The Independent Grammar School: Durham


What is a whistle-blower?

A whistle-blower is a member of staff who reports certain types of wrongdoing. This will usually be something which has been seen in school - though not always.

The disclosure of wrongdoing must be in the public interest. This means it must affect others, e.g. the general public.

As a whistle-blower you are protected by law.  Although we obviously hope that it will never be necessary, should you ever feel you are obliged to “blow the whistle” you will not – indeed under law cannot – be treated unfairly or lose your job (see link) because you have exercised your rights under this legislation. 

You can raise your concern at any time about an incident that happened in the past, is happening now, or you believe will happen in the near future.

Complaints that count as whistle-blowing

Staff are protected by law if they report any of the following:

·                     a criminal offence, e.g. fraud

·                     someone’s health and safety in danger

·                     risk or actual damage to the environment

·                     a miscarriage of justice

·                     the school is breaking the law,

·                     you believe someone is covering up wrongdoing

Complaints that don’t count as whistle-blowing

Personal grievances (e.g. bullying, harassment, discrimination) are not covered by whistle-blowing law, unless your particular case is in the public interest.

You should report these under the school’s Grievance Procedure.

Raising a whistle-blowing concern

We would hope that in most cases staff will be able to raise any concerns with a senior member of staff, e.g. the Head of School by either speaking to him or her in person or putting the matter in writing if they prefer. They may be able to agree a way of resolving a concern quickly and effectively.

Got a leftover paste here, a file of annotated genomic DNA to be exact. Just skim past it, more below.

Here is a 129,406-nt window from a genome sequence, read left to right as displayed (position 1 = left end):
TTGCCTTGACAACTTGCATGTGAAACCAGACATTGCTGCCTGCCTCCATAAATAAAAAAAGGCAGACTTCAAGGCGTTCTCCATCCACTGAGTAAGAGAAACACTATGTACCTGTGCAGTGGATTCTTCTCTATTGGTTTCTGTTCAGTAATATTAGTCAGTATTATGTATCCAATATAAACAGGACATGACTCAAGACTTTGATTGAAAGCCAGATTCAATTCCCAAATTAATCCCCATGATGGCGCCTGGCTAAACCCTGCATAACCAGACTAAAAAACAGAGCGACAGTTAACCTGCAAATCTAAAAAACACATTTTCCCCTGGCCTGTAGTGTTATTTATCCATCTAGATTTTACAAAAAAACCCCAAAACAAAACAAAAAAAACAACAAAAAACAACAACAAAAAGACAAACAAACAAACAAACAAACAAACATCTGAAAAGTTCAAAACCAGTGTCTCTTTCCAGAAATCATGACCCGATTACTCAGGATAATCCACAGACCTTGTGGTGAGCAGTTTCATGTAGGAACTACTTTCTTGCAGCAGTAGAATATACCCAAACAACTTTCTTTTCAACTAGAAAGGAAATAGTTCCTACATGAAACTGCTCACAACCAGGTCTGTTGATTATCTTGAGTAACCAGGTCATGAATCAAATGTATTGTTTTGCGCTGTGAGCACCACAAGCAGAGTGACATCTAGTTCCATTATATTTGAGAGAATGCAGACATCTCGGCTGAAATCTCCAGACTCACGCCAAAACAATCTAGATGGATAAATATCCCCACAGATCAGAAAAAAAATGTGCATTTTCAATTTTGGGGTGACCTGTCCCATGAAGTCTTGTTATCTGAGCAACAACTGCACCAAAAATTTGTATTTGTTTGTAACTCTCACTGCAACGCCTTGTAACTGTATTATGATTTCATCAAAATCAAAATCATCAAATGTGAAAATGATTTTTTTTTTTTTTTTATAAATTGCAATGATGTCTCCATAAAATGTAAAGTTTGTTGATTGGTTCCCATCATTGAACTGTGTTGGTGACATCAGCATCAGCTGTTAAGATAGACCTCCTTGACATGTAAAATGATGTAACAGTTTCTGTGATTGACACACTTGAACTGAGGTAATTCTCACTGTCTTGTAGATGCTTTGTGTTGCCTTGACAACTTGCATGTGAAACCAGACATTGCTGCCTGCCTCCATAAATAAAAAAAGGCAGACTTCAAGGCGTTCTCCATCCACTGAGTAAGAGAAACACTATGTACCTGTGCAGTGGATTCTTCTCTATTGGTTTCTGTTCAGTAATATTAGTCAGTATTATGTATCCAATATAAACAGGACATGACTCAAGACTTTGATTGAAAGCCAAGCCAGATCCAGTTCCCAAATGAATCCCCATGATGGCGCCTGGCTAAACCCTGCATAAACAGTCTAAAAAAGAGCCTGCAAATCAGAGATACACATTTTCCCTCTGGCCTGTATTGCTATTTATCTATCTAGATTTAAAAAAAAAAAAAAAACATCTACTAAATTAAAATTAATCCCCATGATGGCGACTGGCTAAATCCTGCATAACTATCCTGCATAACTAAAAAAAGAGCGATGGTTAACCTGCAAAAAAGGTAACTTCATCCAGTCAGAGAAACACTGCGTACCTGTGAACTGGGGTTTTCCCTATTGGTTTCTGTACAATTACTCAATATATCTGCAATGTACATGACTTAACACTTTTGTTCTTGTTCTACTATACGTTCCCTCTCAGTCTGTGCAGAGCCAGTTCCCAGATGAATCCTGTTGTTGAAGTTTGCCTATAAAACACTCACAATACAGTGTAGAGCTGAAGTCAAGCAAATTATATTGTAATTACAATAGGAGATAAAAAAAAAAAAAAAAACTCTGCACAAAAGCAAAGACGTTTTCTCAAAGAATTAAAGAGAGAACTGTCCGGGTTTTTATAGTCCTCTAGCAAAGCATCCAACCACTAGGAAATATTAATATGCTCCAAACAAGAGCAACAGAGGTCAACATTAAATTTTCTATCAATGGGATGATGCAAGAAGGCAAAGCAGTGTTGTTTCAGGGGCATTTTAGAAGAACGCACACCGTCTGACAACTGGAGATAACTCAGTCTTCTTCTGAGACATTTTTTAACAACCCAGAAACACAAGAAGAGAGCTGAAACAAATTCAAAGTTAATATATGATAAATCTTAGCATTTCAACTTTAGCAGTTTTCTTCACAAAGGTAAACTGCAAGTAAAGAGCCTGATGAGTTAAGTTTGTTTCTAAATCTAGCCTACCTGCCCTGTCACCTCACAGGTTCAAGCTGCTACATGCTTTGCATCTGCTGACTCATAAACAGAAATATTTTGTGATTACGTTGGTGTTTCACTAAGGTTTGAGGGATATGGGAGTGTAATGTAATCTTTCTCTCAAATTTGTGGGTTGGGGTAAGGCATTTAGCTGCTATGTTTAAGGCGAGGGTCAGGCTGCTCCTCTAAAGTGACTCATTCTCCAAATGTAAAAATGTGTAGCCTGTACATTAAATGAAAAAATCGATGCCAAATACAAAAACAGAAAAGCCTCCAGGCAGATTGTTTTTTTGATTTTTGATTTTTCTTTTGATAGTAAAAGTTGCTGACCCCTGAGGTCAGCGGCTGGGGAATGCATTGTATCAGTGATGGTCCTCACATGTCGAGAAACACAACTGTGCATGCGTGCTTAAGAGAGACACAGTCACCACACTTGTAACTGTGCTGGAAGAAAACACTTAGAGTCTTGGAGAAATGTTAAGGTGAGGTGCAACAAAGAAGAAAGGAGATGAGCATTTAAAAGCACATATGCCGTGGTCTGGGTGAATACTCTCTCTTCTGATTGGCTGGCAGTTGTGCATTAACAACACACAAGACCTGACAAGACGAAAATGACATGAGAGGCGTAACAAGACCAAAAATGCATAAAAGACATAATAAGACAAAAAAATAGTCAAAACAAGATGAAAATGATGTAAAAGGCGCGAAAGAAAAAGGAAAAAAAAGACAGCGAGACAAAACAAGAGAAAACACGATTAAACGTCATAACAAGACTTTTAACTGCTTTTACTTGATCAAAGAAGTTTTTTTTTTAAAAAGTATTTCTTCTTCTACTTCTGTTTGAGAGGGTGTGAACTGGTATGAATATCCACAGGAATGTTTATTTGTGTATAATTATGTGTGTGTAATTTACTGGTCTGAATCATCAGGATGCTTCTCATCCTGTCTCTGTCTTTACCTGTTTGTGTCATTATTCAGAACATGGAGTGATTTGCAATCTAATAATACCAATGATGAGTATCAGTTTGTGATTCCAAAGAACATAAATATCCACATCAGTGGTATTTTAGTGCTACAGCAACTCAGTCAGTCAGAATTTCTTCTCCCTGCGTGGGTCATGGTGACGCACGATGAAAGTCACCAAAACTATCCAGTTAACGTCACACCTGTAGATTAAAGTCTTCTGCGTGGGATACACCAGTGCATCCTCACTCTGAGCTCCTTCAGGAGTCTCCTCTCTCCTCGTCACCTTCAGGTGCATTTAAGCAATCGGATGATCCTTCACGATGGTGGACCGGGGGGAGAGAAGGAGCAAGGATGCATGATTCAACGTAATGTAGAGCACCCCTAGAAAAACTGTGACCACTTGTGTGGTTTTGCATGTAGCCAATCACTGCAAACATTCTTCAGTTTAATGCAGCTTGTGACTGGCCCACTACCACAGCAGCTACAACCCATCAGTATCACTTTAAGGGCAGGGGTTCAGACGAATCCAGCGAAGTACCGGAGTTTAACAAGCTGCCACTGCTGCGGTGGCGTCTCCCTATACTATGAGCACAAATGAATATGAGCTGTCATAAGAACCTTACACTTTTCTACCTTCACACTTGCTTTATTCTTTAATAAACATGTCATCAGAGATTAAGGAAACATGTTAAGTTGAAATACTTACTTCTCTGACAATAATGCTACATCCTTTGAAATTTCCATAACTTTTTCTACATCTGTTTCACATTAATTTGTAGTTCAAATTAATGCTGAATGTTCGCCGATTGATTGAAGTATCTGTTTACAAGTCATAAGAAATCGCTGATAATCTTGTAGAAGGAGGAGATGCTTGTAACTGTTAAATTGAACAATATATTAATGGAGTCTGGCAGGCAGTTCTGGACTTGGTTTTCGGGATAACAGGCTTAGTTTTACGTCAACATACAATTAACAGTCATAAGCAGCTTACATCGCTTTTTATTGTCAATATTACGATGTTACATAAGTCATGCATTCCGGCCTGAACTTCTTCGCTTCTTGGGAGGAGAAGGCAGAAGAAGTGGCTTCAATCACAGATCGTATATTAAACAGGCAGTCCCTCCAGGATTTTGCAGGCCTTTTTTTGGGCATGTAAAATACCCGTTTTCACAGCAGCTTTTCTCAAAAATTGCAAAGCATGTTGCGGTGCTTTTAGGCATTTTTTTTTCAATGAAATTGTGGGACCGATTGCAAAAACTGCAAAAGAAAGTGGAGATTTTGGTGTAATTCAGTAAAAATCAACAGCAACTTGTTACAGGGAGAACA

However, where the matter is more serious, or you feel that your first attempt has not been effective, you should contact either the Executive Principal or the Chairman of the School Board.

Following a notification of a concern, the Executive Principal will arrange a meeting with the whistle-blower as soon as practicable to discuss the concern.  Sufficient details will be recorded at this stage to enable the matter to be thoroughly investigated.  As a minimum the Executive Principal will record the name of the employee but also indicate whether the individual wishes his or her identity to remain confidential, if possible, and the nature of the concern. In some cases it will not be possible to maintain confidentiality and this will be explained to the member of staff.  In such instances the member of staff will have the choice of either withdrawing or agreeing to his/her identity becoming known to enable the concern to be effectively dealt with.

Staff may bring a colleague or trade union representative to any meetings under this policy who must respect the confidentiality of the disclosure and any subsequent investigation.

The school will take notes and produce a written summary of the concern raised and provide the whistle-blower with a copy as soon as practicable after the meeting. The school will also aim to give the whistle-blower an indication of how it proposes to deal with the matter.


We hope that staff will feel able to voice whistle-blowing concerns openly under this policy. However, if a member of staff wants to raise his or her concern confidentially, the School will endeavour to keep his or her identity secret in so far as it is possible to do so when following this policy and procedure. If it is necessary for anyone investigating that member of staff’s concern to know the whistle-blower’s identity, the school will discuss this with the member of staff first.